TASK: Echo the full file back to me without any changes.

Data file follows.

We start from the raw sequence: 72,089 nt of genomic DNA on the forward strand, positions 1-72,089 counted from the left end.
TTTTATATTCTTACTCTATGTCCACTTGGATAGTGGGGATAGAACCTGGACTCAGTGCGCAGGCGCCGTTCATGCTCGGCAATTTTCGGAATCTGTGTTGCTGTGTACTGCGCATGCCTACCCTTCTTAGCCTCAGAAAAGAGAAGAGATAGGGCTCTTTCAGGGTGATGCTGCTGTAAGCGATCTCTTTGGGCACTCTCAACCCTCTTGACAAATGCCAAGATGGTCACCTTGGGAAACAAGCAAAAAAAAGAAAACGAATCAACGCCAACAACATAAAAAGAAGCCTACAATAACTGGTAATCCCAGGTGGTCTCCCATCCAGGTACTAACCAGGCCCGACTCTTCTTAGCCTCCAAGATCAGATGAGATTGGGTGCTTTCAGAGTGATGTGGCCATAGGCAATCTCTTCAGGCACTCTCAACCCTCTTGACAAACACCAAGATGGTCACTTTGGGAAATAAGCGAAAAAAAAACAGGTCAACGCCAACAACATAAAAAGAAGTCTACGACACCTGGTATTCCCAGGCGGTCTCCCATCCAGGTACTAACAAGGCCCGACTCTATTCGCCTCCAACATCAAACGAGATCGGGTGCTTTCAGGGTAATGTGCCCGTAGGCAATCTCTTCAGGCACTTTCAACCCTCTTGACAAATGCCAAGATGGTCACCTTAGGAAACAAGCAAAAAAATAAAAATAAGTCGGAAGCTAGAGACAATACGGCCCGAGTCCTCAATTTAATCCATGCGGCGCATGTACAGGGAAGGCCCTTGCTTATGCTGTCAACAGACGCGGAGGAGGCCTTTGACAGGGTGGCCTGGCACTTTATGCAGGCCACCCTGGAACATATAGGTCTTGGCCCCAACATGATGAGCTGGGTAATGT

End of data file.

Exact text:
We start from the raw sequence: 72,089 nt of genomic DNA on the forward strand, positions 1-72,089 counted from the left end.
TTTTATATTCTTACTCTATGTCCACTTGGATAGTGGGGATAGAACCTGGACTCAGTGCGCAGGCGCCGTTCATGCTCGGCAATTTTCGGAATCTGTGTTGCTGTGTACTGCGCATGCCTACCCTTCTTAGCCTCAGAAAAGAGAAGAGATAGGGCTCTTTCAGGGTGATGCTGCTGTAAGCGATCTCTTTGGGCACTCTCAACCCTCTTGACAAATGCCAAGATGGTCACCTTGGGAAACAAGCAAAAAAAAGAAAACGAATCAACGCCAACAACATAAAAAGAAGCCTACAATAACTGGTAATCCCAGGTGGTCTCCCATCCAGGTACTAACCAGGCCCGACTCTTCTTAGCCTCCAAGATCAGATGAGATTGGGTGCTTTCAGAGTGATGTGGCCATAGGCAATCTCTTCAGGCACTCTCAACCCTCTTGACAAACACCAAGATGGTCACTTTGGGAAATAAGCGAAAAAAAAACAGGTCAACGCCAACAACATAAAAAGAAGTCTACGACACCTGGTATTCCCAGGCGGTCTCCCATCCAGGTACTAACAAGGCCCGACTCTATTCGCCTCCAACATCAAACGAGATCGGGTGCTTTCAGGGTAATGTGCCCGTAGGCAATCTCTTCAGGCACTTTCAACCCTCTTGACAAATGCCAAGATGGTCACCTTAGGAAACAAGCAAAAAAATAAAAATAAGTCGGAAGCTAGAGACAATACGGCCCGAGTCCTCAATTTAATCCATGCGGCGCATGTACAGGGAAGGCCCTTGCTTATGCTGTCAACAGACGCGGAGGAGGCCTTTGACAGGGTGGCCTGGCACTTTATGCAGGCCACCCTGGAACATATAGGTCTTGGCCCCAACATGATGAGCTGGGTAATGT